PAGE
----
Saturday, October 24, 2009
Valerie Leftman's world comes crashing down the morning her boyfriend Nick open fires on students and teachers at their high school, killing six and wounding many, before shooting Valerie and killing himself. Val wakes up in the hospital to discover that Nick is dead and she has become the scapegoat.
Months later, Valerie returns to school, where her old friends ostracize her and practically no one trusts her. But it's better than being at home with her mother who hovers over her, scared that she's suicidal, or her silent father who believes that Val is a monster. But the one thing that Val has the hardest time getting over is what will haunt her the most—the fact that she helped create the Hate List of people that Nick chose his targets from.
Jennifer Brown's debut YA novel is complex, gripping, and highly emotional as Valerie must come to terms with her role in her school's shooting amidst atmosphere of hate and resentment. Brown does an excellent, excellent job at making Hate List as realistic as possible—from parent expectations to bullying in school, and the hostilities and frustrations that most teens experience firsthand. Not only that, but Hate List is a story of healing as Valerie tries to put her life back together and encounters many roadblocks in the form of hostile teens who blame her for what happened, a shaky family life, and her own fear. Her journey is portrayed realistically; she gets the help of an excellent therapist, but finds that he's not enough to heal her—she needs be brave and willing to take small steps to recovery, sometimes with unexpected outcomes and consequences.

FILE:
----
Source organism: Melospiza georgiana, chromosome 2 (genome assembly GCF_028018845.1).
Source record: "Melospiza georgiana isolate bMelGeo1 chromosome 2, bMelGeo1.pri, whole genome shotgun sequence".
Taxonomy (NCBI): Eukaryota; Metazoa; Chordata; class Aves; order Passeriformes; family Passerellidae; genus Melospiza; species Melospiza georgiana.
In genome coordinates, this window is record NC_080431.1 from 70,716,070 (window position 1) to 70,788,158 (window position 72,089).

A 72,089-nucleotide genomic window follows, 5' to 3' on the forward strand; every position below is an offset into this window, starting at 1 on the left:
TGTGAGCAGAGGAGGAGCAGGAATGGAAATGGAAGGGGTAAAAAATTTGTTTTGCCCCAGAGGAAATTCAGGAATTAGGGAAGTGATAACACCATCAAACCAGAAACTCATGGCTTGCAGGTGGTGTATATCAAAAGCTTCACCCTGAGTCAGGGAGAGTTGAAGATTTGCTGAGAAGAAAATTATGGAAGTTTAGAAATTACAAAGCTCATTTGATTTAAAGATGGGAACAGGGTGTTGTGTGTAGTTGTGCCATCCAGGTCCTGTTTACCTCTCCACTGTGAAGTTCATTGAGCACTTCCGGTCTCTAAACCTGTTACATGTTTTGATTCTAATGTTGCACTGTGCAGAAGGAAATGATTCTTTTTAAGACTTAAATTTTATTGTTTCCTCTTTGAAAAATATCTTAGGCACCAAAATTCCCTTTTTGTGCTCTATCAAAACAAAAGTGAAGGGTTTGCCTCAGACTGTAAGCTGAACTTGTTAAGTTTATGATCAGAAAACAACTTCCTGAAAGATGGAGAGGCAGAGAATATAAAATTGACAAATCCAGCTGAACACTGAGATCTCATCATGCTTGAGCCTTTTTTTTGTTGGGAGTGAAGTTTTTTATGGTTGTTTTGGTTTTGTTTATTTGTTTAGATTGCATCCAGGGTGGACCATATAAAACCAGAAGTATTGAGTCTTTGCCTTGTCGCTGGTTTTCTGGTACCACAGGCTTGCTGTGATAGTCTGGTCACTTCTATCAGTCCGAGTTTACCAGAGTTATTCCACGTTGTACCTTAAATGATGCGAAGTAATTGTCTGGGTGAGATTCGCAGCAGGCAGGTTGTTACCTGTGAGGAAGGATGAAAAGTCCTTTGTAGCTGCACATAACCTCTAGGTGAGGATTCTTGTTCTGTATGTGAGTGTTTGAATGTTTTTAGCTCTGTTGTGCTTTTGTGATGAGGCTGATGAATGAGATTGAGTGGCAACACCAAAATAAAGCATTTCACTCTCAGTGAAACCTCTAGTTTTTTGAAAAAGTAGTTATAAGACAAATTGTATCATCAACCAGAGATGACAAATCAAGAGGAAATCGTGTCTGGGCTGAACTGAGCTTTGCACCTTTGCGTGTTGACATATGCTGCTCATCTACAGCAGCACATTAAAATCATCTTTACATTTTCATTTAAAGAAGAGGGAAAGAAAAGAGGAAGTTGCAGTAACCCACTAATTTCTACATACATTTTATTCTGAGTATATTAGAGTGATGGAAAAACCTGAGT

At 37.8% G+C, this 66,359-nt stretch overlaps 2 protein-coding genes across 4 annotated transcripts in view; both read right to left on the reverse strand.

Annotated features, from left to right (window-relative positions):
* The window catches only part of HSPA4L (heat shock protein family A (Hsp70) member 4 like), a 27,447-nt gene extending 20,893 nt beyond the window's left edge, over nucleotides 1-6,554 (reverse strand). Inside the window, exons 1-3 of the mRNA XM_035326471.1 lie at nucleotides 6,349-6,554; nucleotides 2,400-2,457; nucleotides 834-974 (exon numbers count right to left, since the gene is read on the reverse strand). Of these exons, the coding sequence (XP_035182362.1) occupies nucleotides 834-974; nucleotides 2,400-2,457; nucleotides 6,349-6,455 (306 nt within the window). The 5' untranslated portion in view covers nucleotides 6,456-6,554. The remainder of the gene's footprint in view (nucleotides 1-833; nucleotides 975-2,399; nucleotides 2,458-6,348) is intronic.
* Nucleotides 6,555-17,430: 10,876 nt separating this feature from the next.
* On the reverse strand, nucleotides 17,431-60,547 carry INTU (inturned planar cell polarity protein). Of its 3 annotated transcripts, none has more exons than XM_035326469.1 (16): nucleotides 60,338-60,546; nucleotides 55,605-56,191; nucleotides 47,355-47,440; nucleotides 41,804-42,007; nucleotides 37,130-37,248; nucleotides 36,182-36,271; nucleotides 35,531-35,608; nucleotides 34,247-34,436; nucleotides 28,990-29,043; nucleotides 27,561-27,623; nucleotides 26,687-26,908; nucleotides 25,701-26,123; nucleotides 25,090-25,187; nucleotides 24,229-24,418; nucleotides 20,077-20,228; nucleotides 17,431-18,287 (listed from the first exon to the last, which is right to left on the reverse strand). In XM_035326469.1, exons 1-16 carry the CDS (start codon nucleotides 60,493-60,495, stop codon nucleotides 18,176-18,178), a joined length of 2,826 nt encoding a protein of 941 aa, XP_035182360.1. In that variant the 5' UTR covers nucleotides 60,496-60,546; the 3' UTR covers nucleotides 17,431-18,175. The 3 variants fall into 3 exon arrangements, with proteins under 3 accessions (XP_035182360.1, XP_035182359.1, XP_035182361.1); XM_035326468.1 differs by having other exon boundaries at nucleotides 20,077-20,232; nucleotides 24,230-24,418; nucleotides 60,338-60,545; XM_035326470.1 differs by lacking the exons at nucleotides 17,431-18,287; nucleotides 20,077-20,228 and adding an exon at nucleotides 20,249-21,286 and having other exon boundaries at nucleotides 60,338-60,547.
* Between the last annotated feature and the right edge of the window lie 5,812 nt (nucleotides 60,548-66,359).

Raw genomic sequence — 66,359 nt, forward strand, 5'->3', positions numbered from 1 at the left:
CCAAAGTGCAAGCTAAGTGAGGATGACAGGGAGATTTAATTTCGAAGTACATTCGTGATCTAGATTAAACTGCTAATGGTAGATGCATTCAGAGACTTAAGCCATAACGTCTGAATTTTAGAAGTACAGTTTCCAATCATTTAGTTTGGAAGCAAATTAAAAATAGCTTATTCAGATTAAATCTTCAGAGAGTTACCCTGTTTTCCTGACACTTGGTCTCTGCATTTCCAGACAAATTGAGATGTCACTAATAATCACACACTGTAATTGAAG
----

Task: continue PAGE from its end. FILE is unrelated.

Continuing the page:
Brown reveals all of this about Valerie and her life before and after the shooting by alternating points of view between what is happening in the present, Val's memories from before when she was just happy to be with Nick, and to the moments of the shooting, when everything changed. It's is an intricate layer of stories, told with feeling and suspense, making every moment gut-wrenching, not just those that occur during the shooting. Hate List is a powerful novel that is at once a reminder that every action has some sort of effect on someone else, and that there is hope after a tragedy, no matter how hurtful or impossible healing may seem. Jennifer Brown is an author to watch.
Cover Comments: I love this retro-feel to this cover and the colors used. I feel that it's appropriately solemn without looking completely depressing, and it just pops despite its dark colors.